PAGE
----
For the future

What, finally, do Zhang and colleagues have to tell us about future conflict in an anthropogenically warmed world?

At face value, the study might seem to say little, given that it correlates war with cooling events. We do have some reason to think that strong warming could be as detrimental to agriculture as strong cooling, but it’s not clear exactly how that would play out, especially in the face of both a more vigorous hydrological cycle and the possibility of more regional droughts. We already know that water availability will become a serious issue for agricultural production, but also that there is a lot that can be done to ameliorate that — for instance improvements in irrigation efficiency.

We’d be wise to greet the provocative conclusions of Zhang et al. with neither naïve acceptance nor cynical dismissal. They do not amount to a theory of history, or of war, and it seems most unlikely that any such things exist. But their paper is at least a warning against a kind of fatalistic solipsism that assumes that all human conflicts are purely the result of human failings.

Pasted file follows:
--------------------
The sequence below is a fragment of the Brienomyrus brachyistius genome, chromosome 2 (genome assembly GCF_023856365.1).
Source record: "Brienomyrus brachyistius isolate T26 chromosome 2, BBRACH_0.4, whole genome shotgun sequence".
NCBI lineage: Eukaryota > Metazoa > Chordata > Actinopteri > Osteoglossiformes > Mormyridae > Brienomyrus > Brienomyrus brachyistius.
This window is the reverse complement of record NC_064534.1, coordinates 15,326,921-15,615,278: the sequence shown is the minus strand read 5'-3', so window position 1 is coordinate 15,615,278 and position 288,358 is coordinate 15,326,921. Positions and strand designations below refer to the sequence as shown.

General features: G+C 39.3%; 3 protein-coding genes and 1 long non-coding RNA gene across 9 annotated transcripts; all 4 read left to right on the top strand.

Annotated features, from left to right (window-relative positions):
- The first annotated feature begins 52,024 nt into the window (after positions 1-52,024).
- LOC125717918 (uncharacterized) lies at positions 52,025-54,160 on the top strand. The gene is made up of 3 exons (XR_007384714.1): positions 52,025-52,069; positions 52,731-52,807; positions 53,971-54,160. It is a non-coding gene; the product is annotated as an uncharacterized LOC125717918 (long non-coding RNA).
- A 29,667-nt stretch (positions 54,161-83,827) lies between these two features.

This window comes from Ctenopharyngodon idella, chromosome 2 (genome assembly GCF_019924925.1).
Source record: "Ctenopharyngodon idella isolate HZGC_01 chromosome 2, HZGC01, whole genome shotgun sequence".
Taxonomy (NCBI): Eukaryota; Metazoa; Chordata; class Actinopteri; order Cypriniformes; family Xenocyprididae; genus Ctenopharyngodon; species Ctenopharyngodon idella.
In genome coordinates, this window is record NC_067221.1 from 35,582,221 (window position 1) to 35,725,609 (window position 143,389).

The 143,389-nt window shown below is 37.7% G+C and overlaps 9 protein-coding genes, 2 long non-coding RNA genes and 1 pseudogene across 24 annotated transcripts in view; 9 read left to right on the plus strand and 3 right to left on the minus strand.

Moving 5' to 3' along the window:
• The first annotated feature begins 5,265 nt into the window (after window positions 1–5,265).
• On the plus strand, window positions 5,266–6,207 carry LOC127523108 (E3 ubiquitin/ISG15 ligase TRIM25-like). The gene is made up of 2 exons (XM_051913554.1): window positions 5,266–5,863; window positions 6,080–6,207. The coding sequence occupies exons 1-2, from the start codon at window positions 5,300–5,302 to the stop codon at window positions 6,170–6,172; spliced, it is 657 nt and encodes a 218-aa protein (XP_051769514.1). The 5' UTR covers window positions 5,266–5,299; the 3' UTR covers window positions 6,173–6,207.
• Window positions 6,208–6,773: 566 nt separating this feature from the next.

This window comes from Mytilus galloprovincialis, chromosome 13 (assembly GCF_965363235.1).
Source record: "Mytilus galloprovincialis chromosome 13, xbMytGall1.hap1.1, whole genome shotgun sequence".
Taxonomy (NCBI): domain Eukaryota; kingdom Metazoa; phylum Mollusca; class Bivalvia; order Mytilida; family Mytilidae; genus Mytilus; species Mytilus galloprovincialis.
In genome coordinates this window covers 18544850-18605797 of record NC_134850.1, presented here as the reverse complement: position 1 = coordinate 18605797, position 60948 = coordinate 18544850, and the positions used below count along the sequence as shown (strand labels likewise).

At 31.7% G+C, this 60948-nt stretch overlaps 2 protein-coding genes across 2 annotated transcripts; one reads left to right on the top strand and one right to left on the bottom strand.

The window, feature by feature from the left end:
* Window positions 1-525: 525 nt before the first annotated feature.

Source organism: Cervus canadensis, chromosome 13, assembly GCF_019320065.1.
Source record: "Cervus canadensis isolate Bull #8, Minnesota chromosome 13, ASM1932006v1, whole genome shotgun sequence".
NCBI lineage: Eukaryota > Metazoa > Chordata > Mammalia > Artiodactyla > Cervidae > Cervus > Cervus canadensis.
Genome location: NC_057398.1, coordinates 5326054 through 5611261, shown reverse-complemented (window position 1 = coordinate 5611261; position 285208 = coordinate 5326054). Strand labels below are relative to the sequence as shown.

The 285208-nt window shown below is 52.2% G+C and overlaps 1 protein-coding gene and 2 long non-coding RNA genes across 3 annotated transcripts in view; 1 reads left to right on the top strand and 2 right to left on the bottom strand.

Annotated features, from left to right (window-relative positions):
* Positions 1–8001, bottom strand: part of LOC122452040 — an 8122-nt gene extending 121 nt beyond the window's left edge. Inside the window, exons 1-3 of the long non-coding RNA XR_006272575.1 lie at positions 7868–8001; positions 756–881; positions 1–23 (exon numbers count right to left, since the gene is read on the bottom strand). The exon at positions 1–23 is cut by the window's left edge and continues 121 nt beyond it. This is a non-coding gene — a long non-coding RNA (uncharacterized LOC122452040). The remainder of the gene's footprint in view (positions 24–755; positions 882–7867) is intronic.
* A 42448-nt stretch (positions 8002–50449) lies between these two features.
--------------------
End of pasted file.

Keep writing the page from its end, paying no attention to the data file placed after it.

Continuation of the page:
• References

    1. Zhang, D. D. et al. Proc. Natl Acad. Sci. USA doi/10.1073/pnas.0703073104 (2007)
    2. Richardson, L. F. Statistics of Deadly Quarrels (eds Wright, Q. & Lienau, C. C.) (Boxwood, Pittsburgh, 1960).
    3. Nicholson, M. Brit. J. Polit. Sci. 29, 541-563 (1999). | Article |
    4. Buchanan, M. Ubiquity (Phoenix, London, 2001).
    5. Turchin, P. Historical Dynamics (Princeton Univ. Press, 2003).
    6. Turchin, P. War and Peace and War (Pi Press, 2005).
    7. Axelrod, R. & Bennett, D. S. Brit. J. Polit. Sci. 23, 211-233 (1993).